(Bloomberg) -- Days before his sentencing, Parker H. Petit took one final swipe at his detractors.
In a letter to the judge overseeing his case, the 81-year-old, convicted last year of securities fraud, scolded short sellers and others he said cost him his career, reputation and perhaps his health.
“My cancer was probably triggered by my frustrations with the illegal short sellers and the investigations that I think went out of control,” wrote Petit, former chief executive officer of biotech firm MiMedx Group Inc., who suffers from recurring bladder cancer.
On Tuesday, Judge Jed S. Rakoff will sentence Petit in federal court in Manhattan, bringing to an end a business career that spanned more than five decades before it unraveled.
Petit left MiMedx in June 2018 and was indicted a year later, accused of bribing customers, falsely recognizing revenue and lying to the board and auditors.
In November, a jury found him guilty on one of the two counts he faced, carrying a maximum sentence of 20 years. His former deputy, Bill Taylor, was convicted on a count of conspiracy, but acquitted of a second charge.
Prosecutors have asked for a “substantial” imprisonment for Petit and the maximum five years for Taylor. Rakoff will sentence Taylor on Wednesday.
In late 2020, Petit hired Matt Schlapp, a prominent conservative activist and lobbyist with strong ties to Donald J. Trump, to lobby for a presidential pardon, according to a federal disclosure form. Petit was finance chairman of the former president’s 2016 Georgia campaign. The effort, which cost Petit $750,000, was unsuccessful.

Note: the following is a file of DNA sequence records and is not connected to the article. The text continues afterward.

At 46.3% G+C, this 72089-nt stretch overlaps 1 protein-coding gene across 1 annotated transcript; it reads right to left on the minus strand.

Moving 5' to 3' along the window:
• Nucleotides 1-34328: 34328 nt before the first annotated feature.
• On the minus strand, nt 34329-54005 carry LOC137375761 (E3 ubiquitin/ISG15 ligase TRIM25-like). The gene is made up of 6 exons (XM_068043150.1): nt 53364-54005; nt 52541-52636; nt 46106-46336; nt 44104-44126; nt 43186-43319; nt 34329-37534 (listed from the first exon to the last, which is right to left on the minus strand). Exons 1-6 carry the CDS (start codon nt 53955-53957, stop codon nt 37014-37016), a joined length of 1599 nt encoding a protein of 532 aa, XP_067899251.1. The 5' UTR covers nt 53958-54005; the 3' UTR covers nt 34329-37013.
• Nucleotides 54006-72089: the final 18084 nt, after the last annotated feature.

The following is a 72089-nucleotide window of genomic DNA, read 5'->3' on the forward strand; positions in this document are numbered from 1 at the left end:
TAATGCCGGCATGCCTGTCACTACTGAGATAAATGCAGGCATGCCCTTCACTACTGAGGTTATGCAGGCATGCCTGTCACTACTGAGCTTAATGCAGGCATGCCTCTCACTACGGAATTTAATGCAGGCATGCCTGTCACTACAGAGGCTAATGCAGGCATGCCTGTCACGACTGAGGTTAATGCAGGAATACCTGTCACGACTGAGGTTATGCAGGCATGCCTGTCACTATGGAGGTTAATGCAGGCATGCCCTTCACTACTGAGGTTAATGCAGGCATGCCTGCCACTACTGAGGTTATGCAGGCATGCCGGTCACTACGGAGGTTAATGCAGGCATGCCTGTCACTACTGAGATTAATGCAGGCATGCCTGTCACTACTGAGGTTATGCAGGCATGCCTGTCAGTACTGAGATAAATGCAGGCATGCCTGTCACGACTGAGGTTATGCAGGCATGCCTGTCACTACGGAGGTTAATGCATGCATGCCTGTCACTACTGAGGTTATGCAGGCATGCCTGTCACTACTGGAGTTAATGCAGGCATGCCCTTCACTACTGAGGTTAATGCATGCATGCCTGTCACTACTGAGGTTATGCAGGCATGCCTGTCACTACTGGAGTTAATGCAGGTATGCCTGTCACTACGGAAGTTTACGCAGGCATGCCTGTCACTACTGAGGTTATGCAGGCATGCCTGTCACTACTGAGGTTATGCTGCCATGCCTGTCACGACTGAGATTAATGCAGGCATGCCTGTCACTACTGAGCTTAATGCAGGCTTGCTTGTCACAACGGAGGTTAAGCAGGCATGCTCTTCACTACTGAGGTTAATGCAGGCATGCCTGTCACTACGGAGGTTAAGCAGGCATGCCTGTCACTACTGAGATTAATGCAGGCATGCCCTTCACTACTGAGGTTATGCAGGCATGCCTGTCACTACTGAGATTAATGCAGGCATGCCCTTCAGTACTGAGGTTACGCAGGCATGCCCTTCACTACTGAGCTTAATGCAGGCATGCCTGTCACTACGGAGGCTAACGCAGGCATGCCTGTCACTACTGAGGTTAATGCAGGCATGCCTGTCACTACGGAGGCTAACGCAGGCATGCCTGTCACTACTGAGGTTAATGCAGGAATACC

In his Feb. 16 letter, Petit told Rakoff he hadn’t knowingly committed fraud and asked to avoid a prison sentence. Around two dozen of his family members, friends and former colleagues also submitted missives, vouching for his character.
“I know that all crimes require a motive, and I simply do not know what would be the motivation for a successful serial entrepreneur to become a fraudster at the age of 78,” wrote his wife, Janet Petit.
It ‘s a question that’s dogged the former CEO.
Before leaving retirement in 2011 to take over Marietta, Georgia-based MiMedx, Petit founded and sold several biotech companies, amassing more than $100 million in the process. He owned a seaside mansion in the Florida Panhandle. Johnny Isakson, a former Republican senator from Georgia, said in 2012 that he’d “never known a finer guy.” His name adorned a biotech research center at the Georgia Institute of Technology and, later, Georgia State University’s football field.
MiMedx, too, seemed like a success story, growing into a $2 billion company. But that rise came on the heels of Petit and Taylor engaging in a scheme to keep up a long streak of beating increasingly aggressive revenue targets, prosecutors said last year.
In 2017, short sellers cast MiMedx’s financials into doubt. Federal investigators circled. The board began an internal probe and the stock plummeted.
In interviews, former MiMedx employees told tales of improper sales practices, illicit payments to doctors and a culture where those who raised concerns were shut down. The board’s probe found Petit had ordered the installation of a video surveillance system that secretly recorded employees to find and undermine whistleblowers.
In his letter, Petit said he accepted responsibility for the accounting irregularities but expressed no remorse. And he painted himself as a victim of conspiring short sellers and regulators who deliberately turn enforcement into a “witch-hunt.”
He singled out Marc Cohodes, calling him “one of the most corrupt short sellers in the country.” Reached by phone on Monday, Cohodes said he considered exposing wrongdoing at MiMedx as one of his finest achievements.
“He’s the definition of a white-collar criminal,” Cohodes said.
Concluding his letter, Petit said he’d already been “severely penalized” because his 2018 resignation cost him his severance agreement and deferred pay.
In January, MiMedx sued Petit, seeking to scrap its obligation to pay his legal fees and recoup money it has already spent. Petit said that could end up costing him $15 million and bringing him close to personal bankruptcy. He has yet to formally respond to the suit.
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